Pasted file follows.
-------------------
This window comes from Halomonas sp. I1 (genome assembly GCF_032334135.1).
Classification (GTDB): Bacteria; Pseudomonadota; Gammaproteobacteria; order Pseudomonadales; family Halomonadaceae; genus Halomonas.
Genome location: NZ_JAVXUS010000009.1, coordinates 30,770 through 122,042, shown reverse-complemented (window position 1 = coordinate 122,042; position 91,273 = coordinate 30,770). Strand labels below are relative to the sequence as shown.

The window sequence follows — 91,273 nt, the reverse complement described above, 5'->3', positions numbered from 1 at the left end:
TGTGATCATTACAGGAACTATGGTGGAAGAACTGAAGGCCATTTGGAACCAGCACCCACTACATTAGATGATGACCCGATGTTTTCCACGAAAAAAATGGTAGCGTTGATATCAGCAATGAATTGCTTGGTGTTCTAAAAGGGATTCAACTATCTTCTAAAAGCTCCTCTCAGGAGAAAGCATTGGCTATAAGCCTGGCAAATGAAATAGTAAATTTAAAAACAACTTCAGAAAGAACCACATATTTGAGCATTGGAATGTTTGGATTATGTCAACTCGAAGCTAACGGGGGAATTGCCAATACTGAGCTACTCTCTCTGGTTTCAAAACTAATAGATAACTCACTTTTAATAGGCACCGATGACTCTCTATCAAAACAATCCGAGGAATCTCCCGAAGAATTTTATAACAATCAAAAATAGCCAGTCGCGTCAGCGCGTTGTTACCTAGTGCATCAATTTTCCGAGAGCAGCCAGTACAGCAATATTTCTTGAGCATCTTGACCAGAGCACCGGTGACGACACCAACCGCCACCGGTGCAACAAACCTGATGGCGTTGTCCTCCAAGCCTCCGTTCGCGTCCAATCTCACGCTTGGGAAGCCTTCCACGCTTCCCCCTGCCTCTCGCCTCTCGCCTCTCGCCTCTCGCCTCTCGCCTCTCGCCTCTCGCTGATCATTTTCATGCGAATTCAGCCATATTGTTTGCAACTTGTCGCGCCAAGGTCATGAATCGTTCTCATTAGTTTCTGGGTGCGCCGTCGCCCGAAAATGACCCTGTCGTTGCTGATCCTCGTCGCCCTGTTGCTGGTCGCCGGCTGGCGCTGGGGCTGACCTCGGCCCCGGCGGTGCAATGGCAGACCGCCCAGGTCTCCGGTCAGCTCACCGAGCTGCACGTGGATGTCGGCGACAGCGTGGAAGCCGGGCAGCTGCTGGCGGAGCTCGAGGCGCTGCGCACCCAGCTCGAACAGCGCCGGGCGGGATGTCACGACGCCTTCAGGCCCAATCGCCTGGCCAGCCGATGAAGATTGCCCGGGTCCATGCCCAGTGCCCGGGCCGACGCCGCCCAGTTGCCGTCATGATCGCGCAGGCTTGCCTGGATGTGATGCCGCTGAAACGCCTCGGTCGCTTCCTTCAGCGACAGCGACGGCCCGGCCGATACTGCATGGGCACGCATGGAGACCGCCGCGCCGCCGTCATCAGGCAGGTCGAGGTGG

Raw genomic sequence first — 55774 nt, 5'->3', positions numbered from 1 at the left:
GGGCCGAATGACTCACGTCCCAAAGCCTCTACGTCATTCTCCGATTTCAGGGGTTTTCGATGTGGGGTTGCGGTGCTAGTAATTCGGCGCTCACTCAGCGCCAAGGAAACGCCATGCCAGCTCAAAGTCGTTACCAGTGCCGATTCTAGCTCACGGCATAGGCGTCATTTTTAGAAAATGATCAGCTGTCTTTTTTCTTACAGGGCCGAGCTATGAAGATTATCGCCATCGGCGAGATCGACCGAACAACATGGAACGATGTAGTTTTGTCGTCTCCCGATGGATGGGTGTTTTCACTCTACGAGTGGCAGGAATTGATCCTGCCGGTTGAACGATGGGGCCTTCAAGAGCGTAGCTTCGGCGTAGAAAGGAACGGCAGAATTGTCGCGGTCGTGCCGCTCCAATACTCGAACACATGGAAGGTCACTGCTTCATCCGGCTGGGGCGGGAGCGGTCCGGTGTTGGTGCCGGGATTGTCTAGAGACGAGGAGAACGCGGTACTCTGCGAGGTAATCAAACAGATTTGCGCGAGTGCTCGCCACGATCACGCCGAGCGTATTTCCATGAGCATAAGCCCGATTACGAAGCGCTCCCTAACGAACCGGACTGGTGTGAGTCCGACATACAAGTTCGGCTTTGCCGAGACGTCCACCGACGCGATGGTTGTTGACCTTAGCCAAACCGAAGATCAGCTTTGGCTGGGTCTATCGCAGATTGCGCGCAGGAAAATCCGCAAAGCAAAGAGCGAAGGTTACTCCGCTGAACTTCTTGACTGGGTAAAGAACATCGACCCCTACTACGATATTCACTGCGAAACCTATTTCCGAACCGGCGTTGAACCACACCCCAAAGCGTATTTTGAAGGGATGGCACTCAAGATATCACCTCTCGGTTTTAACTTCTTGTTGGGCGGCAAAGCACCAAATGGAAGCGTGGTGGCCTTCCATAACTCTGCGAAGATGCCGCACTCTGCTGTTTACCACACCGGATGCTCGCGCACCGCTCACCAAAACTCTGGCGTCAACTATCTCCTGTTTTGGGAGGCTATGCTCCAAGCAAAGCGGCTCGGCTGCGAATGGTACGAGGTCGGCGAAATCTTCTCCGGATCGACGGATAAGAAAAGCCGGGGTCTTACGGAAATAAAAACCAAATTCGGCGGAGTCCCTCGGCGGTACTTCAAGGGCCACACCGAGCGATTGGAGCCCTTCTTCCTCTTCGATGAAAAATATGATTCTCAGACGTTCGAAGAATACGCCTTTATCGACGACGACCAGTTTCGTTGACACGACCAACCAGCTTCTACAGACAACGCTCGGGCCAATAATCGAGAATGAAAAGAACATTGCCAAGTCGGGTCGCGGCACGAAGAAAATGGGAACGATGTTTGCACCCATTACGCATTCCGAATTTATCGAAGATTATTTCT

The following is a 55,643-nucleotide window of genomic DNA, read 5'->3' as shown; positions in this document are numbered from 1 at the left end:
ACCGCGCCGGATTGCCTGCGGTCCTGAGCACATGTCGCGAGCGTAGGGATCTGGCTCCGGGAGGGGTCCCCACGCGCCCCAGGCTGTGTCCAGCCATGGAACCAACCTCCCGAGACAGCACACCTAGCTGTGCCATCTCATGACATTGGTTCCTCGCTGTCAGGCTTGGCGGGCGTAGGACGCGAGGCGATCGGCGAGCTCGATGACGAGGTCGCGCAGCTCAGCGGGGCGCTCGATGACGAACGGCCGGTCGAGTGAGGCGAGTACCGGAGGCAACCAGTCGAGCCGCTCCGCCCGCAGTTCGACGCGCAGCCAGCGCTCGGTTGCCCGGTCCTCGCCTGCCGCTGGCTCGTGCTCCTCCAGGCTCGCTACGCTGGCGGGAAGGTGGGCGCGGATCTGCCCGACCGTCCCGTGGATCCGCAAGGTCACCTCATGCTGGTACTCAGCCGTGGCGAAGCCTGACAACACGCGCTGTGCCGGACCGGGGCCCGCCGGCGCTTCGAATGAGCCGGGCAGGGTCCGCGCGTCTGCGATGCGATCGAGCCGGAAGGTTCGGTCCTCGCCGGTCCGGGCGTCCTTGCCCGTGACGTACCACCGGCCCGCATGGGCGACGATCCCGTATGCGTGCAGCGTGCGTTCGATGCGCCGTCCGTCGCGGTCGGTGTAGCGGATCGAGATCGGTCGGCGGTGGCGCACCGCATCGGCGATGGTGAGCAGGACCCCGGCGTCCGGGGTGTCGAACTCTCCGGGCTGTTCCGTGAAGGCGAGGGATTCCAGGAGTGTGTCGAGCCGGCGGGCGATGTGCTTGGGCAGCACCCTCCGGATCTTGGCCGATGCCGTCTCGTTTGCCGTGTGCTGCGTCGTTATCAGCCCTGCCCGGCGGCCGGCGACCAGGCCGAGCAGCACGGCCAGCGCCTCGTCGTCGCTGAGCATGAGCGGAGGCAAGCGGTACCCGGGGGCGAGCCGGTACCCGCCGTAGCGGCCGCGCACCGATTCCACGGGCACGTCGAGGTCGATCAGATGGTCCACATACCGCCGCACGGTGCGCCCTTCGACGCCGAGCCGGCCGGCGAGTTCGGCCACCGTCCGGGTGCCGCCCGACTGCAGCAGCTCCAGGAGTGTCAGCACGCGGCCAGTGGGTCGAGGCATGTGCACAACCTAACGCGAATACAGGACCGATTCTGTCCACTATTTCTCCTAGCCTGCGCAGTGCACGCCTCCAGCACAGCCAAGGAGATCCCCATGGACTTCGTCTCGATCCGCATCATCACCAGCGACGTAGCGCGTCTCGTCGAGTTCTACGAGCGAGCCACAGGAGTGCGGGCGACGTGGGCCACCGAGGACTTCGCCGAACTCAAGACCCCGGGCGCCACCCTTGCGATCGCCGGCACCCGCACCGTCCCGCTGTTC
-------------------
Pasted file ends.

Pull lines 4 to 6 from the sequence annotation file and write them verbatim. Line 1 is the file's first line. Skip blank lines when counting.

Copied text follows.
The window sequence follows — 91,273 nt, the reverse complement described above, 5'->3', positions numbered from 1 at the left end:
TGTGATCATTACAGGAACTATGGTGGAAGAACTGAAGGCCATTTGGAACCAGCACCCACTACATTAGATGATGACCCGATGTTTTCCACGAAAAAAATGGTAGCGTTGATATCAGCAATGAATTGCTTGGTGTTCTAAAAGGGATTCAACTATCTTCTAAAAGCTCCTCTCAGGAGAAAGCATTGGCTATAAGCCTGGCAAATGAAATAGTAAATTTAAAAACAACTTCAGAAAGAACCACATATTTGAGCATTGGAATGTTTGGATTATGTCAACTCGAAGCTAACGGGGGAATTGCCAATACTGAGCTACTCTCTCTGGTTTCAAAACTAATAGATAACTCACTTTTAATAGGCACCGATGACTCTCTATCAAAACAATCCGAGGAATCTCCCGAAGAATTTTATAACAATCAAAAATAGCCAGTCGCGTCAGCGCGTTGTTACCTAGTGCATCAATTTTCCGAGAGCAGCCAGTACAGCAATATTTCTTGAGCATCTTGACCAGAGCACCGGTGACGACACCAACCGCCACCGGTGCAACAAACCTGATGGCGTTGTCCTCCAAGCCTCCGTTCGCGTCCAATCTCACGCTTGGGAAGCCTTCCACGCTTCCCCCTGCCTCTCGCCTCTCGCCTCTCGCCTCTCGCCTCTCGCCTCTCGCCTCTCGCTGATCATTTTCATGCGAATTCAGCCATATTGTTTGCAACTTGTCGCGCCAAGGTCATGAATCGTTCTCATTAGTTTCTGGGTGCGCCGTCGCCCGAAAATGACCCTGTCGTTGCTGATCCTCGTCGCCCTGTTGCTGGTCGCCGGCTGGCGCTGGGGCTGACCTCGGCCCCGGCGGTGCAATGGCAGACCGCCCAGGTCTCCGGTCAGCTCACCGAGCTGCACGTGGATGTCGGCGACAGCGTGGAAGCCGGGCAGCTGCTGGCGGAGCTCGAGGCGCTGCGCACCCAGCTCGAACAGCGCCGGGCGGGATGTCACGACGCCTTCAGGCCCAATCGCCTGGCCAGCCGATGAAGATTGCCCGGGTCCATGCCCAGTGCCCGGGCCGACGCCGCCCAGTTGCCGTCATGATCGCGCAGGCTTGCCTGGATGTGATGCCGCTGAAACGCCTCGGTCGCTTCCTTCAGCGACAGCGACGGCCCGGCCGATACTGCATGGGCACGCATGGAGACCGCCGCGCCGCCGTCATCAGGCAGGTCGAGGTGG

Raw genomic sequence first — 55774 nt, 5'->3', positions numbered from 1 at the left: